- change ups
Going Way Way Up
In 2004, the county spent nearly $7.7 million on group coverage just from its general fund for about half of its 1,877 unionized employees paid from that account.
But by 2011, that cost is expected to soar to $18 million — an increase of 134 percent in just seven years or an average hike of 19 percent per year for the general fund line item for each of those seven years. The county also pays for employee coverage with monies located in special revenue and enterprise funds, like aeronautics.
In an effort to numb some of the projected financial pain, the county has put together a committee with one representative from each of the 12 bargaining units, and those dozen employees are sitting at the table with county officials trying to figure out what can be done to rein in the climbing costs.
"I've probably got three to four hours of an outline in a PowerPoint presentation to get through some of the issues and get some vocabulary going amongst the group and bring up some of the issues we're aware of and see what feedback they give," said Don Clack, county human resources director, who is heading the meetings that began earlier this month.
"I don't have a set number of sessions in mind. This is one of those situations where the longer it goes and the more questions I get, the better it is," he added.
Unless something changes, the county will have spent $101 million from the general fund on health insurance from 2004 through 2011. Of course, that figure could go higher if the fiscal forecast is low or if medical costs aren't contained.
"The first thing you have to do is to begin to manage and control those costs and not see some of the increases that we have had. Besides having employees pay more, which we've done, the other side of that is plan design. Managing our plan design gets complicated though because we have multiple bargaining units," said Clack.
"This is not intended to be a negotiation," he said of the meetings. "This is intended to be an education before we go into negotiations, so there is some understanding of what the plan's sponsor, the county, faces just like every other employer."
In the county's recent round of negotiations with the bargaining units, 11 of the 12 locals agreed that workers should pay 10 percent of their premium and prescription costs as part of their new labor agreements. Talks to add the same contract provision to the 12th unit — the Police Officers Association of Michigan — were being held last month.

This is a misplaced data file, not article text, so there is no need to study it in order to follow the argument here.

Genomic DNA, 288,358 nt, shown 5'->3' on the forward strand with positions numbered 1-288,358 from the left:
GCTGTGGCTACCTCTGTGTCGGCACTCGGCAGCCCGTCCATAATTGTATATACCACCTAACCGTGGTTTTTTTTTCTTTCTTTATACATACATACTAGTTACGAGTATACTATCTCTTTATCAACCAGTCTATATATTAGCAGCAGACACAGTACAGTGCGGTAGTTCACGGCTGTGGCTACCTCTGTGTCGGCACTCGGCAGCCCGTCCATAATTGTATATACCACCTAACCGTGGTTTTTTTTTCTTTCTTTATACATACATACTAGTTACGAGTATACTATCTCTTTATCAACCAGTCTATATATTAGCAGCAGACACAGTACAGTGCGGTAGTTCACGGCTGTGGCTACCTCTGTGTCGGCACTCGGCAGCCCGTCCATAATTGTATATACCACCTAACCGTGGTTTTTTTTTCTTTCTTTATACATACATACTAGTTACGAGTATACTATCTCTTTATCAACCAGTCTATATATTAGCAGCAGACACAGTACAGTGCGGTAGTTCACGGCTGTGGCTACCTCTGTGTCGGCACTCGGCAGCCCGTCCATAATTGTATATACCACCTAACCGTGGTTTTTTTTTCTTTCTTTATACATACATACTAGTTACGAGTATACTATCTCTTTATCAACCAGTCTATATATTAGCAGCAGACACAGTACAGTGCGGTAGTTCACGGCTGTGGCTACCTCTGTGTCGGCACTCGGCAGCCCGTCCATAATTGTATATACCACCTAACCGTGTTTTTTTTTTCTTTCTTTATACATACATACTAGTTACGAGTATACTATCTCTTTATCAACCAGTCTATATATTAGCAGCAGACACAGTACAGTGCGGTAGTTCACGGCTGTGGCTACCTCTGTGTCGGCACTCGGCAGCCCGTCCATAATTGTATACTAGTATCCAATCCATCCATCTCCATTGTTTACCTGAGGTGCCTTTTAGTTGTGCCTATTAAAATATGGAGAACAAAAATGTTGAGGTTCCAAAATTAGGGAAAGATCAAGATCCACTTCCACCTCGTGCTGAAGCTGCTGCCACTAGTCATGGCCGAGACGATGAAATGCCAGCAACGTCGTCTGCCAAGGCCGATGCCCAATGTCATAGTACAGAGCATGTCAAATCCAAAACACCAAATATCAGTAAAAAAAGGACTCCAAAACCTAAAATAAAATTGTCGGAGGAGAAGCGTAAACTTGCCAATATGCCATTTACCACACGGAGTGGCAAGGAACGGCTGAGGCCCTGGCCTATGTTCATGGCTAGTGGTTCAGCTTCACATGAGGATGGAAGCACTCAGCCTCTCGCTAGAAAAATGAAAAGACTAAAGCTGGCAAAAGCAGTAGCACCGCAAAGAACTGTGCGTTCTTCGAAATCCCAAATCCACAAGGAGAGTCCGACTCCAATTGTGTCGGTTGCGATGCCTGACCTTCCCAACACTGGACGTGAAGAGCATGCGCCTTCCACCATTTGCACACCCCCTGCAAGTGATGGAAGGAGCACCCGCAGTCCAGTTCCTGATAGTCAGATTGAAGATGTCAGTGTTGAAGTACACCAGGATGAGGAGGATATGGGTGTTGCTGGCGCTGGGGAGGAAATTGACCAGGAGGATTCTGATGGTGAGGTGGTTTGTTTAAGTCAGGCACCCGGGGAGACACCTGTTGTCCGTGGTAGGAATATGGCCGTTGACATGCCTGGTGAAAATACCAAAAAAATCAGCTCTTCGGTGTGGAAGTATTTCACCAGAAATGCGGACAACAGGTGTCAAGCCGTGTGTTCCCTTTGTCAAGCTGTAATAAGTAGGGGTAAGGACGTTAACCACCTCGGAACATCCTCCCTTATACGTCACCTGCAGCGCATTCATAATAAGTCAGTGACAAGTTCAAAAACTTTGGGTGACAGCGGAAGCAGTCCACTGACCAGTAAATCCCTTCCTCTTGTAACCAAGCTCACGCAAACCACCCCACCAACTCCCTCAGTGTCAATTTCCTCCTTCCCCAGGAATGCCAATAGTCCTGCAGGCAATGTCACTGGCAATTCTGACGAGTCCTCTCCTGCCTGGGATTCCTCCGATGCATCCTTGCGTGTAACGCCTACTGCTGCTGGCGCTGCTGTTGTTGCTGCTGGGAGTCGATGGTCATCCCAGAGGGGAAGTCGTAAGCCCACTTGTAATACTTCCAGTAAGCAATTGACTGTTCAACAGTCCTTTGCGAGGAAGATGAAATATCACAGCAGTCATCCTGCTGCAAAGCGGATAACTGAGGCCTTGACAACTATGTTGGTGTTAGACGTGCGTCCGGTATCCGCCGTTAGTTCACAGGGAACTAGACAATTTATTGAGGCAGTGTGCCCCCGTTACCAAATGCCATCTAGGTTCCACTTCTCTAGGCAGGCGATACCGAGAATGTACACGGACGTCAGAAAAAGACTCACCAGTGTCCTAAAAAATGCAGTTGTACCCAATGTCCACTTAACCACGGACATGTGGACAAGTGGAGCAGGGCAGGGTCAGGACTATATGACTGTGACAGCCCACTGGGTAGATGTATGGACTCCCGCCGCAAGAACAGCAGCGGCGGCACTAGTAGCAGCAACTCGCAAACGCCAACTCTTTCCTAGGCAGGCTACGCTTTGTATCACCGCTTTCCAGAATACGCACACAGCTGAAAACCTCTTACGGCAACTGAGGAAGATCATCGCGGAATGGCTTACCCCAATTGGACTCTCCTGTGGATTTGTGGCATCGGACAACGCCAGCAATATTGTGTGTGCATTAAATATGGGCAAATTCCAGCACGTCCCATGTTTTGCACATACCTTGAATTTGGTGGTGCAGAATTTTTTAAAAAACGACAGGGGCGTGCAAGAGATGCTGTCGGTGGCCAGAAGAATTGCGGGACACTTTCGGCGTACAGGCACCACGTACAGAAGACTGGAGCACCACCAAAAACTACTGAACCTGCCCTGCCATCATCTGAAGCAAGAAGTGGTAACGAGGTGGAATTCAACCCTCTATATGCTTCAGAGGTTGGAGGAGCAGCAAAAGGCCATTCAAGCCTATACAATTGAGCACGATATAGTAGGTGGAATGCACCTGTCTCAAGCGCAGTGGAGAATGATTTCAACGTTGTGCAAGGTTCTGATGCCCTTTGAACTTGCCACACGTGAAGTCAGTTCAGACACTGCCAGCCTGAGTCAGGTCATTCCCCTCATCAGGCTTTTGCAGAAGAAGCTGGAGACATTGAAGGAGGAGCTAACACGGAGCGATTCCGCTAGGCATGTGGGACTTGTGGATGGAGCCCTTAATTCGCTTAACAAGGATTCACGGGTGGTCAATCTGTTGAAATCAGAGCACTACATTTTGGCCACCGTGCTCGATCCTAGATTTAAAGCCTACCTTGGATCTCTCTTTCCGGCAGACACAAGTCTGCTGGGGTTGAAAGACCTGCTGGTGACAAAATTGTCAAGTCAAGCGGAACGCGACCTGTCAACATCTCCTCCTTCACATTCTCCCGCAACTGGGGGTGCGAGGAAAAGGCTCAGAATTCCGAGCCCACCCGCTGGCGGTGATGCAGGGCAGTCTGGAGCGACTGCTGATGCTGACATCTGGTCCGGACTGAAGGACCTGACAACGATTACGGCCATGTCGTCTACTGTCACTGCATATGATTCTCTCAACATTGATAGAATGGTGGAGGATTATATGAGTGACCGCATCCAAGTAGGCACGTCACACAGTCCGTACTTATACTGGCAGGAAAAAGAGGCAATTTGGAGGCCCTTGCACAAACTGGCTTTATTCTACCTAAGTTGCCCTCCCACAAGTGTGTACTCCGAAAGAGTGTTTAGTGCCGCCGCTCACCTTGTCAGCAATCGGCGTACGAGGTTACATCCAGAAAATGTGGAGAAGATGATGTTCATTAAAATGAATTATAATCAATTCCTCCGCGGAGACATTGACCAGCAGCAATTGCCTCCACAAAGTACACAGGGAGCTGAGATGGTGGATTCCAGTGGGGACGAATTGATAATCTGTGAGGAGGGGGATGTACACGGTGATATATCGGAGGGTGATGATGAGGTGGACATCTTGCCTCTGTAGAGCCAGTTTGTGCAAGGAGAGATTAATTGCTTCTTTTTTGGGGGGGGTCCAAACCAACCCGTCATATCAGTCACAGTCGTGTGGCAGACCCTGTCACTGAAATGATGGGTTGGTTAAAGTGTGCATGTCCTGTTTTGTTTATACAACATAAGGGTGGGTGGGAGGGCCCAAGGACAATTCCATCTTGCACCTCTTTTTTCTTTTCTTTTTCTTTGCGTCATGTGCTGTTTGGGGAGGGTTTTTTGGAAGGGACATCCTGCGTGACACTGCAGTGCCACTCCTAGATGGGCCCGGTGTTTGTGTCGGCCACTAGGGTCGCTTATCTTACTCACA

The new contracts mean county employees are now paying from $110 to $118 a month for family coverage under either the respective HMO or PPO plan. Forty-five percent of workers are enrolled in those plans. But when the next round of labor talks come up, the county will likely ask employees to shoulder a larger percentage of the premium cost.
"I think health care is the No. 1 cost issue for the county and I think we need to get our arms around it. In the private sector, we're looking at anywhere from 18 to 23 percent as the employee co-pay, and I think 10 percent is a start. But we're going to have to continue to look at those types of contributions and even the programs that we are willing to administer," said Kent County Commission Chairman Roger Morgan.
The county switched from insuring with a single provider a few years ago to a self-funded plan that is administered by a third party in an effort to get a better handle on that cost. But so far
In December, the county had to raise its 2007 group insurance budget in its general fund from $10.6 million to $11.9 million because the 2006 cost rose by 27 percent instead of the 12 percent that was expected. The increase was driven by more than $11 million in claims last year — $3 million more than were filed in 2005. Sixty-four of those 2006 claims were for more than $25,000.
"We went to self-funding hoping that it would save us money, and with the increases I think that has been kind of a wash. So I think we will always have an eye on going away from the third-party administration that we're doing now and looking at some kind of provider. I think all the alternatives are on the page," said Morgan.
In addition to the health insurance hikes, the county will also spend more on its pension plan.
The county treats retirees differently than employees, however. Unlike General Motors Corp.,
But like its group insurance program, the county is also considering making changes to its pension plan.
Fiscal Services Director Robert White said the county's monetary liability for the retirees' health coverage stood at $48 million, or 3.1 percent of payroll. He reminded commissioners that the state constitution requires counties to pay pension benefits, but not health benefits.
If current projections prove to be accurate,
A county subcommittee that examined employee benefits recently gave commissioners its final report, which summed up the county's current situation and offered long-term options.
"This starts the process," said Delabbio of the subcommittee's work. "It doesn't end the process."
Source: Kent County 2007 annual budget, general fund expenditure forecast